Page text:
Newborn - 6 Month Boys Pictured (L/R): 1st Place Gage Fultz, 2nd Place Dalyn Tallott and 3rd Place Cullen Gallaghn.

7 - 12 Months Girls Pictured (L/R): 1st Place Myra Bluford, 2nd Place Brylee Bradford, Tie for 3rd Place Lelola Workman and Anna Grace Woods.

7 - 12 Months Boys Pictured (L/R): 1st Place Cory Blaine Chaperlaine, 2nd Place Mason Bennington and 3d Place Gavin Ellis.

Ohioans can Register for Blue Alerts Ohioans can now get Blue Alert information sent directly to their cell phone, email or fax machine. The Ohio Blue Alert system went into effect earlier this month. Similar to an AMBER Alert, which notifies the public of a kidnapped child, a Blue Alert will rapidly broadcast information to the public advising them of an at-large suspect who has killed, seriously injured or kidnapped an Ohio peace officer. A Blue Alert will be issued when there is sufficient descriptive information about the suspect or the circumstances surrounding a law enforcement officer's injury, death or disappearance. Residents can also choose to receive Blue Alerts sent as a text message, email or fax by signing up on the Ohio Attorney General's Website . Updates through social media are also available. Ohio Blue Alert on Facebook or Ohio Blue Alert on Twitter Once a Blue Alert is activated, authorities throughout the state will also relay the information through television, radio and newspaper, on highway signs and through truckers' alerts. Those with information on a Blue Alert can contact authorities by calling 1-877-262-3764. The Blue Alert program is operated by Ohio's AMBER Alert Steering Committee which is made up of the Ohio Attorney General's Missing Person's Unit; Ohio Highway Patrol; Buckeye State Sheriff's Association; Ohio Association of Chiefs of Police; Ohio Emergency Management Agency; Ohio Department of Transportation; Ohio Association of Broadcasters; State Emergency Communications Committee and the Federal Bureau of Investigation. Other states that already use the Blue Alert system include Alabama, California, Colorado, Delaware, Florida, Georgia, Maryland, Mississippi, Oklahoma, Tennessee, Texas, Utah and Virginia.

State Veterinarian urges farmers to check for heat stress 1 Year Old Girls Pictured (L/R): 1st Place Kahghan Henson, 2nd Place Addison Horble and 3rd Place Ella Grace Jones.

1 Year Old Boys Pictured (L/R): 1st Place Kade Leist, 2nd Place Cole Lewis and 3rd Place Bentley Saunders.

2 Year Old Girls Pictured (L/R): 1st Place Raylee Kirk, 2nd Place Kaylee Walzer and 3rd Place Lane Bennington.

2 Year Old Boys Pictured (L/R): 1st Palce Colt Williams, Tie 2nd Place Boston Champion and Dilan Mitchell, 3rd Place Braxton Wagner.

3 Year Old Girls Pictured (L/R): 1st Place Chloe Martin, Aleigha Leist and 3rd Place Jacilya Begley.

4 Year Old Girls Pictured (L/R): 1st Place McKenna Shelton and 2nd Place Addison Jones

Little Mr and Miss Little Mr. Marco Barriss Jr., Little Miss Lauren Gregory, 1st Runner Up Ashlynne Leist and 2nd Runner Up Lilly Stoogs.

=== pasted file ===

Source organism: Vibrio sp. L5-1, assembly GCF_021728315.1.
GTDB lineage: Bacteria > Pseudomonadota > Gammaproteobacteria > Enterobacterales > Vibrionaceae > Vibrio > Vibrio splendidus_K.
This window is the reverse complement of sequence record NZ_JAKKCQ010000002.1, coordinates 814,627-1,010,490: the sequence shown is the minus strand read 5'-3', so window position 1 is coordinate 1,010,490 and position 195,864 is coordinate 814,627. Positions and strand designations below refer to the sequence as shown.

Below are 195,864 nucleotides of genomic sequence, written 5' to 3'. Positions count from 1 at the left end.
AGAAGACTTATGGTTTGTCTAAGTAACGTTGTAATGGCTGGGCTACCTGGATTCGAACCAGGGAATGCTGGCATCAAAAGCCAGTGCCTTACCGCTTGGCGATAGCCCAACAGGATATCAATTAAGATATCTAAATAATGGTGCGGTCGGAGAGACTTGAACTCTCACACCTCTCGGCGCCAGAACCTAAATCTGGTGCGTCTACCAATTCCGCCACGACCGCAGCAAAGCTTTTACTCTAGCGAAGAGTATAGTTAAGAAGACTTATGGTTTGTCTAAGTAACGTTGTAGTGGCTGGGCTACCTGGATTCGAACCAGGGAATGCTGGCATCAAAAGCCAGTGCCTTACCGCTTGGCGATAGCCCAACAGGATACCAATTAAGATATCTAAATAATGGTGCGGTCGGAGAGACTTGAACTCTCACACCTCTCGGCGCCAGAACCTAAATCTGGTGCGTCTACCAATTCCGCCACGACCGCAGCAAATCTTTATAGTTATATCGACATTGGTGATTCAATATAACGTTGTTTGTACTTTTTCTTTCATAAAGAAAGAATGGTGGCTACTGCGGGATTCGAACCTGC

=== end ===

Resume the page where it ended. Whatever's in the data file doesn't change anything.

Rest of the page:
Jr. Miss Jr. Miss Shalia Jordan, 1st Runner Up Alexis Dearing and 2nd Runner Up Katelyn Collins.

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Livestock, poultry should be monitored in extreme heat State Veterinarian Dr. Tony Forshey is urging farmers to closely monitor livestock herds and poultry flocks for signs of heat stress as Ohio’s record heat wave continues. “Extreme heat like we have been experiencing in Ohio, and like the forecast continues to predict, can be very hazardous for livestock and poultry,” said Forshey. “If not monitored closely, livestock and poultry can experience reduced production, heat-related illness, or even death. “ Cool, clean water and shade are the most effective ways to keep animals cool. In extreme heat, animals should be fed later in the day and should not be worked, because the activity can increase body temperature. If animals must be handled, it is best to work them early in the morning (before 8 a.m.) and, if possible, in a shaded facility or area. Animals should be sprayed after exercise to help them cool down. “We’re not just talking about monitoring livestock and poultry on the farm,” Dr. Forshey said. “This heat wave is hitting the state right as fair season is kicking into high gear. I also want to make sure the young people showing their animals at the fair are keeping a close eye as temperatures continue to creep up.” Animals should be monitored to look for signs of heat stress such as increased panting and open mouth breathing. If any of these signs are observed, a veterinarian should be contacted and the animal should be moved to shade immediately and given cool, clean water. Spraying animals with cool water, especially on the legs or hooves, can also help to reduce heat stress, as can increasing air movement around the animal.

Satterfield Chapel Ladies Aid The Satterfield Chapel Ladies Aid met at the Fellowship Hall with Fannie Grooms as hostess. Helena Grooms prepared the program with the topic: Father. Song were "Sheltered In The Arms of God" and "Faith of Our Father." Louise Fields read Ecclisoctes 6:1-4. Prayer Requests were held and United Prayer Roll Call was a Bible verse with "Father." Marcella Norris read the minutes and they were approved. Program was 'Memories told about our Fathers.' The Lord's Prayer was recited. Fannie Grooms served refreshments. Those present were: Louise Fields, Penny Ling, Marcella Norris, Dorthy Grooms, Janice McCarty, Christy Cooper, Barb Howell and Ruth Ann Moore. The next meeting will be in July with Penny Dixon as hostess.

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The Informer, July 10, 2012